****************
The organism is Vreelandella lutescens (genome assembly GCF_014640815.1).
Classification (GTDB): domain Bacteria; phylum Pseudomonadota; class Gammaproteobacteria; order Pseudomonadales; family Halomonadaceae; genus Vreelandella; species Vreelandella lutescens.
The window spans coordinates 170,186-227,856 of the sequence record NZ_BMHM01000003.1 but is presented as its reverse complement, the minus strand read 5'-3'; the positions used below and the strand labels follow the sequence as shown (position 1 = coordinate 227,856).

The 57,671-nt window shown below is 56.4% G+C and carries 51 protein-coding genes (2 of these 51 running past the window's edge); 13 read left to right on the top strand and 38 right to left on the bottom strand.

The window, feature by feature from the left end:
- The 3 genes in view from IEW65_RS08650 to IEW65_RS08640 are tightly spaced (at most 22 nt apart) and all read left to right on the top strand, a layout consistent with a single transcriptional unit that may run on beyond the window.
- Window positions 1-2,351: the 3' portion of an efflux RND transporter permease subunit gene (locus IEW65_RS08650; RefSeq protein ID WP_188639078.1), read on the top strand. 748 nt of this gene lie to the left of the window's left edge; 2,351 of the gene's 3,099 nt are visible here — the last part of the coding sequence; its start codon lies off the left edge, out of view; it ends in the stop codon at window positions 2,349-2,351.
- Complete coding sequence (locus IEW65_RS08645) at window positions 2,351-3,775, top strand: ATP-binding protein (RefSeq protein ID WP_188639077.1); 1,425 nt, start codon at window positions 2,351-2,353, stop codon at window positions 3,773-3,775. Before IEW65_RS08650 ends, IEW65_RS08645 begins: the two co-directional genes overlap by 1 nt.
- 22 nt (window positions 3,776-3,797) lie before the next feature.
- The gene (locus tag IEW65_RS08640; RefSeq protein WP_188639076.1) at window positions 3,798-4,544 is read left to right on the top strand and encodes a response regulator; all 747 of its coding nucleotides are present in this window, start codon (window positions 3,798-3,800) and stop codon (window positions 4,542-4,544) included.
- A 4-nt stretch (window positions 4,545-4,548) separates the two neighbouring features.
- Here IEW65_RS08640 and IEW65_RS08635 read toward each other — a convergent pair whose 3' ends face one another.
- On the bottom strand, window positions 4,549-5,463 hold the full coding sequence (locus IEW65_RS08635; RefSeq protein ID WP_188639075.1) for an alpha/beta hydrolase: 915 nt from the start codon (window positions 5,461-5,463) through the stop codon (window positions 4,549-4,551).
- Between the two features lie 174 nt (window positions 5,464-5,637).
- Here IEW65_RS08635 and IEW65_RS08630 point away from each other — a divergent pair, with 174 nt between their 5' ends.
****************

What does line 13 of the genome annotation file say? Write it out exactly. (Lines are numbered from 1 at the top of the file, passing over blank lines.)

- On the bottom strand, window positions 4,549-5,463 hold the full coding sequence (locus IEW65_RS08635; RefSeq protein ID WP_188639075.1) for an alpha/beta hydrolase: 915 nt from the start codon (window positions 5,461-5,463) through the stop codon (window positions 4,549-4,551).